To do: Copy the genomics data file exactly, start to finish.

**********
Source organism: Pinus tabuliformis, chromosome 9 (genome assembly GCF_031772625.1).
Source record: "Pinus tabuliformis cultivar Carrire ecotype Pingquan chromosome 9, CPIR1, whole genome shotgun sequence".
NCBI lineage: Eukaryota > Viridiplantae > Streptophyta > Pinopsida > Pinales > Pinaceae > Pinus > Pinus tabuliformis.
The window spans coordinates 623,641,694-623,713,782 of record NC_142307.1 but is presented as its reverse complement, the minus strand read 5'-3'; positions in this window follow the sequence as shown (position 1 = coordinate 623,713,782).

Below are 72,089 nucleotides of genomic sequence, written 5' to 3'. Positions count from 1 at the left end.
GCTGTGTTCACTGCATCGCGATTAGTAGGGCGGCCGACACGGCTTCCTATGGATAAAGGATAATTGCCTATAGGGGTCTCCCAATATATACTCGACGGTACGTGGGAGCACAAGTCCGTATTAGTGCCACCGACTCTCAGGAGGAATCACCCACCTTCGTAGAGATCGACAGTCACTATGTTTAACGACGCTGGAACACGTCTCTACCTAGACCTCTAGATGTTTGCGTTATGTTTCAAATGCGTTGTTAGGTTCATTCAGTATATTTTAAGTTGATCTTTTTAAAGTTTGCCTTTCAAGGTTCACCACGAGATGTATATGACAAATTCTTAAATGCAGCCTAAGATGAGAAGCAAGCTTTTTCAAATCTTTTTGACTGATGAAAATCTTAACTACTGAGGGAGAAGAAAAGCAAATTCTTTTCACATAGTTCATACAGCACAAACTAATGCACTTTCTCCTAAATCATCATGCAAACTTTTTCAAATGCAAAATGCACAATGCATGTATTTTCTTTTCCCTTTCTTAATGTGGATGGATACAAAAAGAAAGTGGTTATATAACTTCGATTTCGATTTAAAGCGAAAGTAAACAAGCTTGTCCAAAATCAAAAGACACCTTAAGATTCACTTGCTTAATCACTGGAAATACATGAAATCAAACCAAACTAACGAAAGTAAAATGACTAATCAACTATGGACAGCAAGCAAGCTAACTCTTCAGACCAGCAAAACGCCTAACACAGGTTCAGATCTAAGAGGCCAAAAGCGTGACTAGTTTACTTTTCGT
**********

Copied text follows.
Source organism: Pinus tabuliformis, chromosome 9 (genome assembly GCF_031772625.1).
Source record: "Pinus tabuliformis cultivar Carrire ecotype Pingquan chromosome 9, CPIR1, whole genome shotgun sequence".
NCBI lineage: Eukaryota > Viridiplantae > Streptophyta > Pinopsida > Pinales > Pinaceae > Pinus > Pinus tabuliformis.
The window spans coordinates 623,641,694-623,713,782 of record NC_142307.1 but is presented as its reverse complement, the minus strand read 5'-3'; positions in this window follow the sequence as shown (position 1 = coordinate 623,713,782).

Below are 72,089 nucleotides of genomic sequence, written 5' to 3'. Positions count from 1 at the left end.
GCTGTGTTCACTGCATCGCGATTAGTAGGGCGGCCGACACGGCTTCCTATGGATAAAGGATAATTGCCTATAGGGGTCTCCCAATATATACTCGACGGTACGTGGGAGCACAAGTCCGTATTAGTGCCACCGACTCTCAGGAGGAATCACCCACCTTCGTAGAGATCGACAGTCACTATGTTTAACGACGCTGGAACACGTCTCTACCTAGACCTCTAGATGTTTGCGTTATGTTTCAAATGCGTTGTTAGGTTCATTCAGTATATTTTAAGTTGATCTTTTTAAAGTTTGCCTTTCAAGGTTCACCACGAGATGTATATGACAAATTCTTAAATGCAGCCTAAGATGAGAAGCAAGCTTTTTCAAATCTTTTTGACTGATGAAAATCTTAACTACTGAGGGAGAAGAAAAGCAAATTCTTTTCACATAGTTCATACAGCACAAACTAATGCACTTTCTCCTAAATCATCATGCAAACTTTTTCAAATGCAAAATGCACAATGCATGTATTTTCTTTTCCCTTTCTTAATGTGGATGGATACAAAAAGAAAGTGGTTATATAACTTCGATTTCGATTTAAAGCGAAAGTAAACAAGCTTGTCCAAAATCAAAAGACACCTTAAGATTCACTTGCTTAATCACTGGAAATACATGAAATCAAACCAAACTAACGAAAGTAAAATGACTAATCAACTATGGACAGCAAGCAAGCTAACTCTTCAGACCAGCAAAACGCCTAACACAGGTTCAGATCTAAGAGGCCAAAAGCGTGACTAGTTTACTTTTCGT